Mt. Vernon Register-News from Mt Vernon, Illinois on December 26, 1968 · Page 2
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Mt. Vernon Register-News from Mt Vernon, Illinois · Page 2

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Thursday, December 26, 1968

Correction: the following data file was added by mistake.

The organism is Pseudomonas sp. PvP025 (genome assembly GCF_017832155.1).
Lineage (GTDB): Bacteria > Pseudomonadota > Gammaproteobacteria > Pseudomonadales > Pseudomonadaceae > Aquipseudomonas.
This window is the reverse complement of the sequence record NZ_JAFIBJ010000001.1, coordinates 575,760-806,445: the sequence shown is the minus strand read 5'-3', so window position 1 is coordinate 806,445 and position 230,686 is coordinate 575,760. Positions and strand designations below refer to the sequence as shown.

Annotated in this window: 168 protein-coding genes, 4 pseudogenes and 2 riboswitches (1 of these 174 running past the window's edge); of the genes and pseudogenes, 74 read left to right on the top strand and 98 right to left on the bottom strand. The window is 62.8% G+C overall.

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2-A THE REGISTER-NEWS — MT. VERNON, ILLINOIS THURSDAY, DECEMBER 2fl, 1968 DEATHS and FUNERALS John Ragsdale Of Ashley Dies At Age 78 Years John Curtis Ragsdalo. 7S, oi Ashley, died at 1:15 a.m. today in Washington County Hospital. Nashville. He was a refind Illinois Central railroad operator and agent. Funeral services will be held at 2:00 p.m. Saturday at the Kringer Funeral Home in Ash-! Icy, with the Rev. Argyle Houst r ] officiating. Burial will be in I Memorial Gardens near Ml. ! Vernon. The body will lie in slate ai : the Kringer Funeral Home in | Hilary Weldin Dies At Age 71; Rites Saturday Hilary Weldin. 71, of 801 So. Hancock. McLeansboro, died at 12:45 a.m. today in Hamilton Memorial Hospital. Funeral services will be held at 2:00 p.m. Saturday at the Donelson Funeral Home in McLeansboro. with the Rev. Robert Freytas? officiating. Burial will be in the I. O. O.F. cemetery in McLeansboro. The body will lie in state at 1he Donelson Funeral Home in McLeansb o r o where friends may call after 2:00 p.m. Friday Markets ... , , . . ,,. Mr. Weldin was born April ^ h i ey o.r her i fr l e ^ m !^ Call Ul- 1897. in Hamilton county, after 6:00 p.m. Friday. Masonic rites will be conducted at 8:00 p.m. Friday at the Kringer Funeral Home. Mr. Ragsdale was born January 27, 1890, in Anna, 111., the son of William and Emma (Davis) Ragsdale. On May 28, 1912, in Ml. Vernon, he tvas married to Edit!. Norris. who survives. Other survivors include one Mt. Vernon Hog Market Prices paid until 12:30 p.m. to- j day were steady. The top was 19.50 and 19.75 for , 200 to 220 lb. meat type hogs. ! The top was 19.25 for 220 to 230 lb. meat type hogs. Sows were 12.00 and la.25. Visit Fomilies Pueblo Men Confined For Debriefing Hospital Notes Jerferson Memorial Admitted: Elizabeth Modengham, 1112 Welkins. Walter W. Hamilton, 1212 So. 24th. John Deichman, Richview Rd. George E, Garrison, Hickory Gwe Manor. Pose Anna Hall, Hickory G'ove Manor. Minnie Randall. Ina. Discharged: Candace Dougherty. 204 North Sth. I Marjorie Dagg, 330 South 3rd. Zota Estes, Route 4,.Mt. Ver- The following prices were | ^The*' 82 surviving crewmen | ™ i)m * Verhe y en < m ^tith quoted in Mt. Vernon this morn-j will be restricted to two build- ' By DOtf HOBINE Associated Press Writer SAN DIEGO, Calif. (AP) — Parts Stripped Off Car Here Melvin Stube, 425 north Ninth street reported to police Christmas Eve thai someone had stripped parts off his parked car. Taken were the distributor, carburetor, and battery. Boars were 9.00 and 10,00. After 12:30 p,m. today prices,The U.S. Navy begins interro- will be based on next day's!gating the Pueblo crew today prices. I about all phases of its conduct «»— from the time of North Korea's IVIt* VemOn seizure of the intelligence vessel; Grdin until the crew's release last 1 MAN SOUGHT IN SEX CRIME SURRENDERS (Continued From Page One) the son of Silas and Uhley (Lovan) Weldin. On October 13. 1932, he was married to Edna Varney, who survives. Other survivors include one daughter. Mrs. Dick (RutM Gholson of Clinton, HI.; two brothers. Hugh Weldin of Enfield and ' diums 45 1 -. Emory Weldin of Manhattan, 111., and four grandchildren. He was a veteran of World Chicago Produce CHICAGO (AP) — Chicago steady; 93 score AA 68%; 92 AA 68%; 9 B 68; 89 C 60 V 2 ; Cars 90 B 68%; 89 C 62. Eggs steady; 80 per cent or better grade A whites 49; me- slandards 41; checks 27»«. daughter. Mrs. Jessie Ramsey! War I, a member of the V. of Biloxi, Miss.; two grand- j F. w - Post of McLeansboro and sons, Jerry Spear of Centralis i A F - and A - M - Masonic Lodge arid John Spear of the U. S. ' 137 of McLeansboro. Air For:e at Blytheville. Ark.; , one brother, Cleatus Ragsdale, RODfirt Urdpei* Of Hindsboro and two great- i of Louisiana grandchildren. Mr. Ragsdale was a retired township supervisor. He was a member of the Knights Templer, Cyrene Commandery 23 of Cer.- tralia, and a member of Masonic Lodge 153 of Ashley. Donald J. Irwin, Mt V. Native, Dies In Sterling Donald Joe Irwin, 29, of 1111 Avenue I, Sterling, 111., a former resident of Mt Vernon, died at 1:00 p.m. Tuesday in the Ster- Qing Hospital. Funeral services will be held at 1:30 p.m. Friday at the Church of Christ in Sterling, with the Rev. Gray Flippen oi- ficating. Burial will be in Oak Knoll Memorial cemetery in Sterling. TJie body will lie in state at the Allen Funeral Home in Sterling, where friends may call after 2:00 p.m. today. At noon Dies At Age 78 Robert B. Draper. 76, of Hindsboro, 111., died at 12:15 p.m. Tuesday at Good S a m a ritan Hospital. Funeral services will be held at 10:00 a.m. Saturday, at the Richardson Funeral Home in Wayne City, with the Rev. Harold Mayberry officiating. Burial will be in Crouch cemetery. The body will lie in state at the Richardson Funeral Home in Wayne City, where friends may call after 10:00 a.m. Friday. Mr. Draper was born June 24. 1892, in" Wayne county, the son of Frank and Lovina (Buchanan) Draper. He was married to Eva May Williams, who died in October 1953. Survivors include two sons, Lowell Draper of Mt. Vernon and Russell Draper of Martinsville, HI.; three daughters, Wilma Johnson of Hindsboro, Roberta Heidlebaugh of Marion and Friday the body will be taken I*Ethel Dean of Millington, Term.; to the church to lie in state undone "brother-, Chaney Draper of Wayne City^ one sister, Ida Allen of Hot Springs, Ark.; 19 grandchildren and 17 great grandchildren. til the funeral hour. Mr. Irwin was born in Mt. Vernon, the son of George and Helen (Hulbert) Irwin, Besides his parents, Mr. and Mrs. George Irwin of Sterling, he: is survived by two brothers, Larry Irwin and Jim Irwin, both of Rock Falls, Bl., and several, aunts, uncles and other relatives in the Mt. Vernon area. Drury Mitchell Father Of Mt. V. Residents, Dies Chinese Leader Mao Is 75 Today TOKYO (AP) — Vietnamese Communist leaders congratulated Mao Tse-tung on his 75th birthday today, but Peking Radio ignored the occasion. Though the chairman of the Chinese Communist party does nothing to discourage a cult of adulation, his party adheres to the rule that a man's private life—including his birthday-—is private. Earlier this year Mao sharply criticized some of his associates who broke the rule to celebrate their birthdays publicly. The Soviet Communist party observes decennial birthdays, lng ings during an estimated' 10 Wheat 1.22. ; days of debriefing and medical Soybeans 2.46. I examinations. Col . n i 08 ' One building is their sleeping j quarters. The other, 20 yards away, is the pink-hued RX Club, the cafeteria-lounge where they and their families have spent most of their first two days at the U.S. Nftval Hospital here, sitting in small family groups around the vast room. The Navy refuses to describe the debriefing procedure, except to say the crew will be questioned about all phases of its conduct from the time of the j capture last Jan. 23 to the crew's release. Until the completion of the debriefing and 1 a subsequent inquiry described by the Navy as routine, crewmen have been advised to discuss no details of their experience with outsiders, and to be guarded in what they tell their families. Consequently, their relatives' main impressions thus far have been that despite reports of brutal treatment by the North Koreans the crewmen' spirits are high. Physically, however, he men are changed. They lost from 20 to 40 pounds each. From their families' accounts* all wei'e beaten at least once, and some may have been tortured. The mother of Duane Hodges, 21, a fireman who was killed when the North Koreans captured the Pueblo last Jan. 23, said she's satisfied the skipper, Cmdr. Lloyd M. Bucher, gave her a complete account of her [son's death. "He was standing on deck, bending over, destroying secret papers when he was hit by enemy fire," said Mrs. Jesse D. Hodges of Creswell, Ore. "Capt. Bucher told us he wished it had been him." Officials tried to stay in the background Wednesday, provid- were extending their Christmas ing what they called "a good holiday dampened activity. old-fashioned Christmas" for Despite price increases by the crew and families. US. Steel for rails and other 11-Month Payday railroad products, U.S. Steel The crew's full 11-month pay common was off a fraction,, was made available, and the St. Louis Produce ST. LOUIS (AP) — Eygs: consumer grades—A large 4548, A medium 42-26, A small 2831, B large 38-42; wholesale grades—standard 41-43, unclassified 22-23, medium 37-39, pullets 25. Hens: heavy 15; light over 5% lbs 9; under 5% lbs 6; broilers and fryers 23.75-25.50. Chicago Grain CHICAGO (API-Wheat No 2 hard yellow 1.41 n; No. 2 soft red 1.37 n. Corn No. 2 yellow 1.17% n. Oats No. 2 extra heavy white 71%-72% n. Soybeans No. 1 yellow 2.61% n. Soybean oil 8.58 n. Wall Street NEW YORK (AP) — The stock market staged a mild recovery early Thursday afternoon after six straight sessions of decline. Brokers saw the advance as mainly based on technical reasons rather than any major change in the news. Gains outnumbered losses by a ratio of about 3 to 2. Trading was slack. The closing of the London stock market and the fact that many Wall Streeters while other major steel producers showed little or no change. A slightly higher trend prevai- sailors withdrew an average of $448 cash each. The post exchange was open and the crew led among motors, rubbers, bought presents—cameras, Drury E. Mitchell, 78, of West Frankfort, died at 6:30 p.m. Wednesday. Funeral services will be held at 1:30 p.m. Saturday in Mt. Vernon at Myers Chapel, with the Rev. Kenneth Holland officiating. Burial will be in Old Shiloh cemetery. The body will lie in state at j beginning when T'lead'i'ng' offi Myers Chapel, where friends may' cial & 50i 6 0 or 70, but it ignores call after 6:00 p.m. Friday. j in between. Mr, Mitchell was born Octo-, Despite the official blackout ber 8. 1890. in Hamilton county, in p e ki ngi Hanoi Radio reported the son of Elza and Hannah Mit-, birthday congratulations from chell. /North Vietnam's President Ho He was married to Bossie j chi Minn and Nguyen Huu Tho, Scott, who survives. , hra d of South Vietnam's Nation- Other survivors include two a i Liberation Front. daughters, Mrs. Faith Marlow of Mt. Vernon and Mrs. Maxine Faught of Bushnell. 111.; one son, Dona)A Mitchell of Mt. Vernon; one brother, Wilford Mitchell of McLerr^boro; one sister. Mrs. Delia Whiting of H'-mmond. Ind., 14 grsndcMJdren and !1 grca>- gr;?r.drh!!dren. H? was preceded in d oiu r~ Low <?!l Mitch"!!. LBJ At White House Christmas WASHINGTON (AP) — President Johnson says U.S. servicemen in Vietnam have "stood as th by the rock of our resolve that freedom shall endure on this earth" , . the face of doubt and division rose nearly 2 in lively trading!Al»o active, Screw & Bolt and electronics, rails, utilities and oils. Drugs backed away a bit. The Associated Press average of 60 stocks at noon was up 1.3 at 360.8, with industrials up 2,2, rails up .8, and utilities up .3. The Dow Jones industrial average at noon was up 3.42 at 955.74. The rise was attributed to the fact that after the battering the market had — received recently many socks were "oversold" as Wall Street approached what is statistically the strongest period of the year, between Christmas Eve and New Year's Eve. Glen Alden, boosted by some sizable blocks, was up about a point as it paced the most active list. Close behind in turnover was Florida Power & Light, selling unchanged after transfer of a block of 72,000 shares at I iu 41H, up Vi. Council Denny's Restaurants was active and down a couple of points, following its upsurge on news it had agreed to buy a Las Vegas hotel-casino, Caesar's Palace. Raytheon was heavily traded , lngs and up more than 2 in response to a published report that it had developed a new heat generator that could reduce the size of a home furnance to the dimensions j of a toffee can. Reynolds Tobbaco, helped by some street recommendations, watches, toys, dolls, and a bow and arrow set. Plan Recognition Dinner In Mt. V; For Scourers A recognition dinner for the volunteer Scouters of the Black Gold District will be held February 4 at the First United Methodist church in Ml. Vernon. It will be one of five dinners scheduled in the districts of the Okaw Valley Boy Scout Council. Primary purpose of these dinners is to present round-up awards, training keys and other awards to volunteer workers of the 10,000-membcr Boy Scout The Black Gold District is led by George Leatherman, Mt. Vernon. Approximately 1,500 volunteer I leaders and wives are expected ! to attend the five dinner mcel- Samuel Howard, Bonnie. Bobby Chambllss, Dahlgren. Emil Garrison, Keenes, OOod Samaritan Admitted* BeuWh Campbell, Opdyke. Elaine Dale, Route 5, Mt. Vernon. George Rector, Keenes. Dorothy Brumitt, Bonnie. Beulah Mick, 921 Warren. Olivia Smith, 1016 Virginia. Jeff Atchison, Ina. Khristie Johnson, Bluford. Glen Anderson, 2701 Mannen. Stephen L. Piercy, 602 South 24th. Will Adams, Route 3, Mt. Veri on. Joseph Langa, 715 Main. Agnes Betes, Salem Road. Helen K. Darnell, Waltonville. Ann Marshall, 1301 South 9th. Emily Pearl Horton, Belle Rive. Herbert Raaf, 1012 South 25th. John Bowdler, Route 6, Mt. Vernon. Marie Savage, Dahlgren. Mark Wayne Hutchcraft, 105 North 5th. Norma Jean Rightnowar, Rt. 3, Mt. Vernon. Neala V. Crawford, Bonnie. Dewey W. Shields, 409 So. 6ui. Madelynne Ranmar, U40 Maple. Joseph David Martin, 1112 Harrison. Wilyie Hensley, 917 Fairfield Road. William Lee Pritchett, 2803 Fi hr.er Lane. Eugenia Wilkey, Dahlgren. Dollie M. Lowery, 105 South 17th. Dorothy F. Hodges, 811 So. ISth. Discharged: James DuBpis, 1125 South 13th Roy Summers, 2708 Mannen. William L*a Pritchett, 2803 Fi- Lane. [• Robert Daniels, 822 Goerge. Leonard Fleener, 820 South 18th. Terra Jones, Bonnie. Charles Eldridge, Bonnie. Cecil Johnson, 728 Perkins. Mrs. Aline Voyles and baby daughter, De Ann Darlene Belle Rive. Evelyn Jones, 727 Barton. Fffie Mable Cates, Route 1, Mt. Vernon. Thelma Wimberly, 404 South 19th. Harold Beckham, 1209 So. 25th. James Burwell, 2501 Broadway. Ruby Bond, 1001 South 23rd. Eddie Brooks, Bonnie. Roy Garrison, 1507 Cherry. Nellie Mays, 520 South 15th. Robert Lamar, Route 4, Mt. Vernon. Khristie Johnson, Bluford. Debra Woodward, Texico. Hazel Memmer, Route 5, Mt. Vernon. Jacqueline Lowery, 2018 Rich- vii-w Road, Irene Williams, Texico. Dale Stations, 1016 South 21st. James Murphy, 1110 George. Mary Mays, Dix. William Doyle, Fairfield. Mrs. Clara Haynes, and baby son, Christopher Alan, 3308 Wild- lose. Norma Farley, 518 South 20th Agnes Batts, Salem Road. Julie And David Join The Nixons At Christmas in at home. "This Christmas, the world is 1 Schick tacked on a point each, brightened with the hope of j P a " American World Airways peace," Johnson said. "When it ,rost ' more than a point in a nar- comes—when hope turns to sub-' rowiy mixed airline section, stance and the «uns are quiet ! rBM gained 3 and Penn Central once again—it will come be- about 2. cause you have pursued it with Prices advanced on the Amer- Hobe Palmer Dies At Age 70; Funeral Friday W'tliam Hobart (Hobei Palmer. 70, was found dead yesterday afternoon in his home at 1209% south HJth street. „ . , iua.bi.-u nuni ujt_- v»iuie uuuac ' , . , + v,^ ne L J0h ° RiCnards ? ]n » a,d i where the First Family spent a!^ T", 8 ^/ vera *f.? : **** Was fl PP are »«y d " e ; quiet Christmas. It was the sec- 1Jg 02 ^f 7 \ " P 342 courage and skill." Johnson's message was released from the White House ican Stock Exchange. NEW YORK (AP) tc natural causes. < ond Christmas in a row Mr. Palmer lived alone in a j Washington "for " Johnson" who ! 15 Utilities 1M up ° trailer home. Graveside services will be held at 1:30 p.m. Friday in Bursa cemetery, with the Rev. Roy VanHorn, officiating. The body will lie in state at Myers Chapel, where friends may call after 9:00 a,m. Friday. Mr. Palmer was born November 18, 1898 in Jefferson county, the son of Mr. and Mrs. James Palmer, Ha was a lifetime resident of ifrj* maty. He: is survived by four song, Len Palmer of Mt. Vernon, William Palmer of Wood River, 111., James Palmer of CtitaB Christl, $exas,and Hobart Pa^jer of Lex- usually spends his holidays at his Texas ranch. Alaska Mail Plane Crashes ANCHORAGE, Alaska (AP) — A Pan American World Air- wuys 707 flying military mail to Uie Far East crashed and burned on takeoff here today from Elmendorf Air Force Base. The three crewmen were believed to have been killed. j KEY BISCAYNE, Fla. (AP) — President-elect Nixon trod Florida beaches and shared a quiet Christmas day with his family. But nobody would talk about the Christmas dinner menu or what gifts were exchanged. The President-elect spent the holiday at his new two-house compound on Blscayne Bay off Dow : Miami. But several times Nixon ventured into the yard and strolled alon^ beaches fronting the bay. For tho Nixon family, Wednesday wan a very private Christmas . Newlywed daughter Julie and her husband, Dwight David El€» r t n ' scnnovver H> Interrupted their SCnOOl Bums i ll0ne y moon ot an ""disclosed j site to fly to Miami at midafter- noon. They Joined the Nixons— including Mrs. Nixon and daughter Tricia—for a late afternoon Christmas dinner. The Eisenhowers were to spend the night and resume their honeymoon today. i 65 Stocks 344.39 up 1.13. Indiana High HIGHLAND, Ind. (AP) — A gas explosion in a chemistry laboratory was blamed in a $500,000 fire at Highland High School Christmas Day. About 20 rooms were destroyed in the 12 -year-old north wing of the 50-room high school. Firemen from Hammond, Mun-, The flight by the four-engine' ,u-r, Griffith and Lansing, 111,, cargo jet to Japan and Vietnam joined local fire fighters in a bv way of Alaska originated in /f)'hour battle to control the San Francisco, I blaze, CIRCUIT COURT Finos assessed in circuit court included: Jessie Montgomery, 600 Forest, $10 on charge of faulty brakes. VOTE JAN. Tl ON INA-BONNIE SCHOOL BONDS (Continued From Page One) ty. To Acquire Site The school board hopes to acquire a central site between Ina and Bonnie for the school, for the convenience of all students. The Ina consolidated district includes the Bonnie and Ina Areas and the area between the two villages. The Bonnie district annexed to Ina some time ago. Set Public Hearing The school board plans to give a complete report on plans for the new school at a public hearing at 7:30 p.m. January 10, at the Ina school. All citizens of the area are invited to attend and to discuss the proposition. Wilson, Hodge and Groh, Mt. Vernon architects, are designing the proposed new school, The polls will open at noon and close at 7:00 p.m. In the January 11 election. There will be two polling places, as follows: Precinct 1 — Ina grade school for all of the territory of the district, except that part which was formerly Bonnie community consolidated district. Precinct 2 —Bonnie grade school building, for the part of the district which was formerly the Bonnie community consolidated district. covered countryside near Grinnell, Iowa, 40 miles east of Des Moines, where bloodied orange stretch pants and white bobby sox were found in a roadside waster receptable. Pamela's distraught father identified Wednesday the articles of clothing as those of his daughter. Davenport police said Williams had. four cents in hia pocket when he turned himself in and police paid a $1 taxi bill for his trip from Rock Island, 111., across the Mississippi River to the police station. The search for Williams had centered in Davenport where his car was found abandoned Christmas Day. Williams told officers he had telephoned a lawyer in Des Moines, Henry T, McKnight, who advised him to turn himself in. Williams asked to see a minister when he arrived at the police station. Doubt Girl Is Alive "I don't think there's a very good possibility of finding her alive," said Dan Maher of the Iowa Bureau of Criminal Investigation as he coordinated the search near Grinnell over an area of about 300 miles.. The search party included police from Grinnell and nearby Newton, sheriff's officers, state highway patrolmen and agents of the State Bureau of Criminal Investigation. Pamela had been watching her brother, Mark, wrestle in the YMCA tournament Tuesday and was with her parents when she went off to the lobby to buy some candy. She did not return. The search party included police from Grinnell and nearby Newton, sheriff's officers, state highway patrolmen and agents of the State Bureau of Criminal Investigation. Pamela had been watching her brother, Mark, wrestle in the YMCA tournament Tuesday and was with her parehts, when she went off to the lobby to buy some candy. She did not return. The girl's clothing was found in a bundle with a blanket, towels and a man's shirts, jacket and slacks. All were stained with blood. Nothing else was found in a search of the area Wednesday night. Preliminary examination of the car by Davenport police revealed little, officers said. Said Carried "Mannequin" A desk clerk, John Knapp, told police he saw a man registered at the YMCA as Robert Anthony leave with a large bundle wrapped in a blanket. Although he did not know until later that Pamela was missing, he tried to stop the man, Knapp said. Knapp said he asked what the bundle contained and was told it was a "mannequin." The man—whom Knapp later identified from a picture as Anthony Erthell Williams, a 24- year-old Negro—fled in a light green 1959 car. Knapp and Donald Hanna, physical education director at the YMCA, attempted to stop him, "but by the time we got there he was inside his car," the desk clerk told police. Knapp said the man shouted through the closed car window that he would be back "in a minute." Lived At Y Police said ^iliiams had been hired as a billing clerk by the YMCA on Dec. 16, and had lived there since October. Police in Kansas City said Williams, who had used several aliases, had been committed to the Missouri State Hospital in 1965 after two separate charges of molestation and one charge | of rape of a 7-year-old girl dur- i ing the month of April. He walked away from the hospital in July, 1968, hospital records show. Williams had served as part- time minister and organist at the.Maple Street Baptist Church in Des Moines and had served as a lay preacher In a Davenport church, police said. Pamela's father Is a supervisor at the Ford Motor Co. farm implement plant in Des Moines. Heading For Landing Plane Hits Mountain; 20Killed By BILL MORRIS8EY Associated Press Writer BRADFORD, Pa. (AP) — A young woman coming home to spend the holidays with her parents. A salesman returning from a business trip for a reunion with his children. Two members of a family of four going to meet relatives on the other side of Pennsylvania. These are some of the 20 people killed when Allegheny Airlines Flight No. 736 struck a mountain on Christmas Eve. Twenty-seven others were injured. Christine Fai'low, 20, an only child, left her parent's house in Copeland, Pa,, nearly a year ago to take an office job with Allegheny Airlines in Detroit, Mich. She was coming home for Christmas. Mr. and Mrs. Howard Farlow were waiting for her at the Harrisburg Airport. She never met them. Christine was killed when the twin-engine prop-jet crashed while approaching Bradford Regional Airport, a stop away from the reunion. It slammed into an icy marsh midway up the mountain and overturned. Volunteers in ambulances, trucks, jeeps and snowmobiles rushed 1 to the downed craft. One of the survivors, Ron Van Pelt, 26, of Camp Hill, Pa., started a bonfire to keep himself and the others warm in the 10 degree temperature and its light helped guide the rescuers. Waiting in Camp Hill, Pa., for Joseph King, were his wife and four of his five children. The fifth, 17-year-old Christine King, was riding in the plane with him. The three older King children, a relative said, arrived earlier from Michigan and' Detroit for a Christmas gathering. King, a 52-year-old sales manager for a carpet company was killed in the crash. His daughter was injured and taken to Bradford Hospital. Lewis C. Angel Jr., 44, and his son, Lewis C. Angel III, 21, were in the same room Wednesday at Bradford Hospital. The bodies of Angel's wife and daughter were resting in the same funeral home 80 miles away in Kane, Pa. An investigating, team of 35 men started its probe of the crash of the Convair 580. The flight originated in Detroit and'] was scheduled to end in Washington. ' "At this point in the investigation, all we're doing is collecting facts," said Russell J. Abbott, air safety director for the National Transportation Safety Board. The lucky 27 who survived the crash have started checking out of hospitals. "This was the biggest Christmas present I ever had," said Terrie Gross, 20, ignoring her frostbitten feet, cut legs and badly bruised forehead. "I'm alive." Fire Emergency Vehicle In Wreck On Public Square A Mt. Vernon rural fire department vehicle, responding to an emergency alarm, was involved in a wreck at 0:30 this morning on the public Square. The emergency vehicle and two cars were damaged in the accident at Tenth and Main. All three vehicels were damaged over $100. The collision involved the. fire department vehicle, driven by Larry Fally of Route 1, Bluford, and a car driven by Dale G. Greene, 2805 Cherry. A parked car, owned by Richard Smart of Route 2, was also damaged. Greene was charged with failure to yield right-of-way to an emergency vehicle. Rural firemen were responding to a call to George street to administer oxygen to a patient. City firemen made the emergency run after the accident occurred. Monday, Tuesday Bloodmobile In Mt. V. For Two Days Next* Week Mt. Vernon area people will get an opportunity to start the new year right by helping to save lives. They can become blood donors when the Red Cross Bloodmobile comes to town next Monday and Tuesday, December 30 and 31. The unit will be at the Central Church of Christ both days. Donor hours are from 1:00 to 6:00 p.m. Monday and from 9:00 a.m. to noon Tuesday, New Year's Eve. Walk-in donors will be welcomed. WARFARE RESUMED IN VIETNAM (Continued From Page One) MT. VERNON ITES BROUGHT JOY TO NEEDY (Continued From Page One) 9 and William Shelton, 10, of 34 Crownview. The total purchased two baskets of food. They brought the money to the Chamber of Commerce and were thanked with all of them responding, "We had a lot of fun and met a lot of nice people," Richard Dorris turned to the Shelton boys and added, "Say that was a good idea your Mom had. We must thank her." At the end of a long pre- Christmas day, with the Chamber of Commerce remaining open until 7 p.m., there were but six applications remaining, all in rural areas, lacking a definite address. One sender among the six included a house number, but no street name. Several accepting . names of applicants did not find anyone home and returned for other names. Whenever a donor said he or she would buy a basket, but could not deliver it, Bolerjack Market, thorugh Eugene Bolerjack, took up the slack and spent many daylight and night hours delivering the food bas­ nets. Thus it was a merry Christmas for 30 families — thanks to you. before, while 2,118 enemy dead were reported, "an average figure. U.S. headquarters said that during the 24-hour ollied Christmas cease-fire, 133 incidents of enemy activity were reported and 47 were considered significant because casualties occurred. ; Cmse-Fire Violated • Spokesmen said two Americans, 34 enemy soldiers end 15 South Vietnamese were killed during the 24-hour cease-fire. The wounded included 3t; Americans and 35 South Vietnamese. One of the two Americans killed was a crewman aboard a light, reconnaissance plane that was hit by ground fire Christmas morning. Meanwhile, the U.S. Command awaited another Communist radio broadcast proposing further meetings to negotiate the release of three American prisoners whose return was offered last week. "Everyone hopes for another meeting but we have no indication of when or where it will be," a U.S. spokesmen said. "We hope to get our men back. The only way we'll get word is over a radio broadcast." An unprecedented 2%-hour meeting Christmas afternoon between five U.S. and five North Vietnamese representatives collapsed, apparently in a wrangle over procedures. The Communists claim the National Liberation Front is the sole authentic representative of the South Vietnamese people, while the Saigon regime refuses to do anything that might be construed as giving the NLF a status equal to Saigon's in Par- Is. BILL SAYS: • ATTENTWIV! Members Of Mt. Vernon Lodge No. 755 Loyal Order of Moose DANCE TO THE MUSIC Of ZACH SMITH TUB., DfC. 31 Brought back by popular domand. Admission: Your Paid Up Gr««n 4 Mooso Card i 4 i i i / LTD 67 Hardtop Coupe $2695 Stylish '67 Ford LTD hardtop coupe. This beautiful car is equipped with all the most valuable options, Including vinyl top, power steering, power brakes, automatic drive and air conditioning. Get our year end close out deal on this LTD today. Pick up the keys for an approval drive. Bill Kniffon W-G MOTORS Call "The Used (Jar Leader" Voloine—QusiltF—Wrico